WALNUT RIDGE – The board of trustees at Williams Baptist College (WBC) heard about the school's new strategic plan at its regularly scheduled meeting Friday, April 12. The board also approved a $10.5 million budget for the upcoming school year and affirmed the promotion of two faculty members.
Most of the meeting was devoted to a detailed explanation of the Diamond Destiny Plan, a three-year strategic plan that WBC will undertake in the coming months. The plan's name is drawn from the college's 75th anniversary, which will be celebrated in 2016.
"The Diamond Destiny Plan provides the steps needed to capitalize on our strengths, improve our vulnerable areas and embrace strategic opportunities to expand our mission," said WBC President Tom Jones.
A 15-member panel composed of faculty and staff members, administrators and students has been crafting the strategic plan since last summer. They evaluated various aspects of the four-year, liberal arts college and examined its future needs. The result is a plan consisting of six broad goals and 27 supporting objectives.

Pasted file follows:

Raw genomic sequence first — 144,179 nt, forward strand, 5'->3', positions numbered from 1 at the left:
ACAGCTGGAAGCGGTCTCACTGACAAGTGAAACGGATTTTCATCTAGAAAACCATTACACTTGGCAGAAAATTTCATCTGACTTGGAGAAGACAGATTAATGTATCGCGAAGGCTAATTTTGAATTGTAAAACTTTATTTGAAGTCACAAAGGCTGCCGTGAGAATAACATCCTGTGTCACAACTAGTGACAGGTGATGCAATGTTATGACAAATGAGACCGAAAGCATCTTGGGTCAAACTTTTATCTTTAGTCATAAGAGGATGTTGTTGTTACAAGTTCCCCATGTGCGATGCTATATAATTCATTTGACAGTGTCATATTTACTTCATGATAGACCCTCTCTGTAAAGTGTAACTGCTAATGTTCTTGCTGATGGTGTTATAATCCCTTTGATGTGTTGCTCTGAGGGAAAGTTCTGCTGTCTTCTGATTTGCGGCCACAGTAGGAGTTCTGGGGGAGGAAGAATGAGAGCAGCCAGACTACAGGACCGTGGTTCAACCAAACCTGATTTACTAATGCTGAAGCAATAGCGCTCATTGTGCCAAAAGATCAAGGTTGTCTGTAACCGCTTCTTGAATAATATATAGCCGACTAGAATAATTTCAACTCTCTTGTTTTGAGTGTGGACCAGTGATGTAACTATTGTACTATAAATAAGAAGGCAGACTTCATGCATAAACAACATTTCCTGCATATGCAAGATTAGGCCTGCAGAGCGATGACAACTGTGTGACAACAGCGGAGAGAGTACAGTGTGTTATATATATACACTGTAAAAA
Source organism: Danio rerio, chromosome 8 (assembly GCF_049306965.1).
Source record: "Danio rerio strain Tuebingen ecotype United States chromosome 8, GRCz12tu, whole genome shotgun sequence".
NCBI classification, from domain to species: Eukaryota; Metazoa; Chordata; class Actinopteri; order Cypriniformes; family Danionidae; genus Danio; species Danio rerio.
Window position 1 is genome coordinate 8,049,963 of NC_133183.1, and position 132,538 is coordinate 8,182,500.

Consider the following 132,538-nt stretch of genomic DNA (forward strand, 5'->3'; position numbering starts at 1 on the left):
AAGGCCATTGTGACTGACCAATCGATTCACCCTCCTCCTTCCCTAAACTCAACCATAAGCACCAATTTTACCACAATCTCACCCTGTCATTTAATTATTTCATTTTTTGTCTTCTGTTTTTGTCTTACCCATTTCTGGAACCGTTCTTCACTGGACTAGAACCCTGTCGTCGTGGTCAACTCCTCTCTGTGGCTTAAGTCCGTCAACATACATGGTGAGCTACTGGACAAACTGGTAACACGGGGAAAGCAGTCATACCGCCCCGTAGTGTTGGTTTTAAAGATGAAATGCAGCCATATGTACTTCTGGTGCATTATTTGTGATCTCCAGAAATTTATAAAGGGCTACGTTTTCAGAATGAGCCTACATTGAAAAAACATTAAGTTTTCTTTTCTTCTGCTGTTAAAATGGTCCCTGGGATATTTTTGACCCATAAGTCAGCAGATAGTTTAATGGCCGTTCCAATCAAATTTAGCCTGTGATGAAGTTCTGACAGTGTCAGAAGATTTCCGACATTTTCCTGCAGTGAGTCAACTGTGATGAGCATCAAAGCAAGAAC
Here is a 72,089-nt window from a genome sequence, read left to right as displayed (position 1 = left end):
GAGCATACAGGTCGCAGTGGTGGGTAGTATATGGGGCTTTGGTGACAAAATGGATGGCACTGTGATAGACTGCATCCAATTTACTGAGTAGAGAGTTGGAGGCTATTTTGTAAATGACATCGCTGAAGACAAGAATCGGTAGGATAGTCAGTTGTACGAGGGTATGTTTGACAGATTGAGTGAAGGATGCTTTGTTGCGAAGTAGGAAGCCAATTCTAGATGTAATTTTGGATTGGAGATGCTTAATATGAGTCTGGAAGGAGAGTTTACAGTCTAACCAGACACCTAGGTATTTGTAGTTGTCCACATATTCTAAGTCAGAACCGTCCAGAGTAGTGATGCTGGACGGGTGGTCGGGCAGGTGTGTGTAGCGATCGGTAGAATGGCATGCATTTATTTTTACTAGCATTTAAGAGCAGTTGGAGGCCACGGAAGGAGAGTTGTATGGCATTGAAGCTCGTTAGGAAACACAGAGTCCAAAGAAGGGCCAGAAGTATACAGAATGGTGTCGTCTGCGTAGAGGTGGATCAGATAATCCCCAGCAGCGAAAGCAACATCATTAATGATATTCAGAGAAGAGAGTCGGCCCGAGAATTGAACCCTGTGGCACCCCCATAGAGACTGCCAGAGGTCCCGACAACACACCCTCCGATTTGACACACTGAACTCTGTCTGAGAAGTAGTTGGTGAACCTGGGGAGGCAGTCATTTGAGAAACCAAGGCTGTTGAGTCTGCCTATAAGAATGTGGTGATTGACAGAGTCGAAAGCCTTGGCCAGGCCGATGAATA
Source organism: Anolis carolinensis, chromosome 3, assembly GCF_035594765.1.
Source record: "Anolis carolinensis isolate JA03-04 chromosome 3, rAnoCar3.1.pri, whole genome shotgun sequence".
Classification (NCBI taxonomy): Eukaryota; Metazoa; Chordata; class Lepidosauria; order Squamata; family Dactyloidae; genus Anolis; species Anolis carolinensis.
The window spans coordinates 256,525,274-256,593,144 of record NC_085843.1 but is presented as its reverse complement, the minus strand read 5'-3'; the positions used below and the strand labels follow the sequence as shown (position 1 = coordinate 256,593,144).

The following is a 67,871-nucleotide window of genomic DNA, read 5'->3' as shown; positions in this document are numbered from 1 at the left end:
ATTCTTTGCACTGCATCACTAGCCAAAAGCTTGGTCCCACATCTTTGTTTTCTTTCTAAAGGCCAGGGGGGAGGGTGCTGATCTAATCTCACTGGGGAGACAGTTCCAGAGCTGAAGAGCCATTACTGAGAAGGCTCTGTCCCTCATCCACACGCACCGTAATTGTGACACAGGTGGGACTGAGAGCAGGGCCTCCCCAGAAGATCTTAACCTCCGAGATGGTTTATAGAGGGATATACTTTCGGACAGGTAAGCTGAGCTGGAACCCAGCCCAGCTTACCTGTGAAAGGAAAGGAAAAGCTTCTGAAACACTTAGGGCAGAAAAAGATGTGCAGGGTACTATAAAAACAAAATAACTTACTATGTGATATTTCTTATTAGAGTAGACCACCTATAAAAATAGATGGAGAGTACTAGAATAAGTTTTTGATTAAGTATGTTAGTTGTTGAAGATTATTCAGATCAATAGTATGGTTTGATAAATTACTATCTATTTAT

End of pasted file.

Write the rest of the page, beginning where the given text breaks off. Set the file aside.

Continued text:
"We are confident the Diamond Destiny Plan will guide us in building on a strong foundation, allowing us to expand our mission into areas untouched by Williams to date," Jones said.
Among the objectives is a plan to launch online classes in the fall 2013. Williams is also making a concerted effort to recruit international students – in addition to expanding its athletic program – as a way to build enrollment.
The Diamond Destiny Plan also calls for Williams to expand an array of academic and student services, as well as a fundraising campaign to provide new facilities for academics, athletics and resident students.
In addition, the plan reinforces the spiritual dimensions of the Christian college.
"The Diamond Destiny Plan will help assure that Williams remains grounded in its historic Christian identity," said Kenneth Startup, vice president for academic affairs. "The history of Christian higher education too often reveals the possibility of drift in this matter of Christian identity. This plan helps prevent that from happening at Williams by building in some structural safeguards."
The board also approved WBC's budget for the coming year. The budget includes financial assistance to incoming freshmen affected by the recent legislative reductions of the Arkansas Challenge Grant.
In addition, two Williams faculty members were promoted at the meeting. Brad Baine, chair of the Williams Teacher Education Program, and Melissa Hobbs of the science faculty were both promoted from the rank of assistant professor to associate professor.
Williams is a four-year, liberal arts college at Walnut Ridge. It is owned and operated by the Arkansas Baptist State Convention.